What about Socialization?
“Don’t you feel that you missed out on activities and friends?”
Do I feel that I missed out? Absolutely not!! True, I haven’t experienced all of the same social circumstances that many my age have, but I haven't missed out on them! In fact, I believe that I have had a richer life than most teenagers today. Consider it this way – traditionally schooled students have missed out on many of the social circumstances that I have experienced!
The fact is that by being educated at home, I have been raised under the influence of my parents and been taught their values rather than those of my peers. Thus, I do not find myself always wanting and trying to conform to whatever my peers currently think is "in" or "cool".
I have spent my life with my family, and what better friends could I make? Whether I like it or not, (and I do like it!) my family will always be there. For years to come I will see them at family gatherings, holiday celebrations, and other get-togethers. Since we are sharing our lives now, during these years as children and young adults, what fun it will be to get together as aunts, uncles and cousins! Oh, what stories will we have to tell the next generation about what their aunts, uncles and I used to do when we were their age!
Please don’t think, however, that I have no friends outside of my family. I do. In fact, I have quite a number of them! But there are two distinctives about these friends – they are not my very closest friends (my parents and siblings hold that place), and they are not comprised solely of my peers. I have friends who are newborn infants, and some who are elderly people . . . and can we ever have a lot of fun when we get together! Rarely do I get together with other girls my own age when we are not surrounded by the rest of our families . . .and we all LOVE it that way!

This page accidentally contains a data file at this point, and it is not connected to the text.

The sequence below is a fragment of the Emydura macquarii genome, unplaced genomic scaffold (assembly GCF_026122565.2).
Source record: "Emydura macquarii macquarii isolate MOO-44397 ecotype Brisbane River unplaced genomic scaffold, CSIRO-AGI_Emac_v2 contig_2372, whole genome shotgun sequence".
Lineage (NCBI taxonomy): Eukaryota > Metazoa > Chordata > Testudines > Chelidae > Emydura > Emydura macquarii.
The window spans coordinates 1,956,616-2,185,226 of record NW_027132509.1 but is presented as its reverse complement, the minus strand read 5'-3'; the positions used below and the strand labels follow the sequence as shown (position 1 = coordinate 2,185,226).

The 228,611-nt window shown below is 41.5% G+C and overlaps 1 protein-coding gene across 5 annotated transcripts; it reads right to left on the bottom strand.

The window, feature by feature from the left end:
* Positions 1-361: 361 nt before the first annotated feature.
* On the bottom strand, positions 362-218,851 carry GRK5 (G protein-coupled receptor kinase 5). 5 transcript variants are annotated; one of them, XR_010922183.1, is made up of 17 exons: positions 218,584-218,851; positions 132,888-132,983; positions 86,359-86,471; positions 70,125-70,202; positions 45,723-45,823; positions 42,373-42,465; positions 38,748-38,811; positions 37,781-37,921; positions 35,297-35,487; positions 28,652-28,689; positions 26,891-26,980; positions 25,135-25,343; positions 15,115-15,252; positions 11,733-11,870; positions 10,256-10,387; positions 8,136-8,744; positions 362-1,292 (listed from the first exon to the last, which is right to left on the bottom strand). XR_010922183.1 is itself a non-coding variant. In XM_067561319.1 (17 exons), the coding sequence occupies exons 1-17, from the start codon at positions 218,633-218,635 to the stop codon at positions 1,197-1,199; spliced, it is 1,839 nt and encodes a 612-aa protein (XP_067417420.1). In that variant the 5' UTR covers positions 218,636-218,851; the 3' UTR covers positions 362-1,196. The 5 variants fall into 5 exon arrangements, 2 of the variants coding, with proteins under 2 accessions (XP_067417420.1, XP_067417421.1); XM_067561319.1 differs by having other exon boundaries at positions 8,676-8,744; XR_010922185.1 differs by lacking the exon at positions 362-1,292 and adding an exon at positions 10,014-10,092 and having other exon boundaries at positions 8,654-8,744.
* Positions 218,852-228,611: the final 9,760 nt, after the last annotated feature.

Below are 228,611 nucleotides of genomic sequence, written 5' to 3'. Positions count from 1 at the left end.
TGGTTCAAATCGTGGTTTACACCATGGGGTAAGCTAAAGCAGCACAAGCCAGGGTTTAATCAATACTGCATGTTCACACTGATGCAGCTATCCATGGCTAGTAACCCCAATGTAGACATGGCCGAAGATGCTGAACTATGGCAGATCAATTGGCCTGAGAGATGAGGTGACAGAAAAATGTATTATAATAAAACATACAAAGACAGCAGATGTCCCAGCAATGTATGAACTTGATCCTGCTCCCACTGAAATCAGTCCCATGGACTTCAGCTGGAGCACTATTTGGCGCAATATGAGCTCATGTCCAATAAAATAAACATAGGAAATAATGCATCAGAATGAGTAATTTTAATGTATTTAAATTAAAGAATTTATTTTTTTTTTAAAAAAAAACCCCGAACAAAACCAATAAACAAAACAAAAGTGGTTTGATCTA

The truth is, that since we are together as a family and do so much together we view ourselves as a family unit. We even have our own “family culture” – family jokes, family phrases, family nicknames, family clichés, family games, a family “dialect” of sorts, family memories, family mottoes – and, yes, family friends.
“Activities” to us often mean having another family over for dinner and an evening of talk and games, or spending an afternoon at the park with another family (or two or three) and playing baseball together – yes, from the dads down to the 5, 6 and 7 year olds! And I’m so grateful to be able to truly consider them all my friends! If I was always surrounded by my peers I might not have had the opportunity to experience the “great” sense of humor of ten year old boys, or enjoyed the amusing chatter of a five year old girl, or had the little two year old crawl into my lap with a book – and fall asleep while I read to him. I may also not have sat with the moms and dads and heard the wisdom, experiences, laughter, stories, and honest, mature conversation that they have to share. It is a way of living not taught by our culture – and it's very different from what most of America can imagine – but I think it's wonderful!
In fact, I believe that this more separated (from peers) upbringing better equips children for adult life! Learning to live, play, and work with people considerably younger than ourselves builds the character necessary to work with people throughout our lives that are weaker, or less competent than we are or think they ought to be. It also helps us learn how to communicate with others in an understanding way. On the other hand, living, playing and working with those older than ourselves teaches us to value and respect the wisdom and experience of our elders, and to seek their counsel in our own lives.
There are many activities that we can participate in outside of the home, even good activities with other Christian homeschoolers! But don't lose sight of the fact that the relationship of a parent with their children, and of the children with their siblings, is far more important than any other activity or relationship! It is the one that God has designed to be the most "convenient" (right in your own home!) and it is certainly the most critical and influential. God puts us closest with those He wants us closest to.
Remember that your children have a defining role in the next generation’s culture and will themselves raise up the following generation. You, our parents, who have boldly taken this step out from today’s society have provided the fertile ground in which this next generation can grow straight, strong, and healthy.
Please don’t sacrifice this fruit for fear of isolating us!
Jessica Erber was 20 years old at the writing of this article and has been home educated all her life. She currently enjoys a very busy life helping to keep the Erber’s bustling household running. She also finds her days filled with reading, writing, teaching piano lessons, answering most of the ICHE emails, and doing other general secretarial work for ICHE.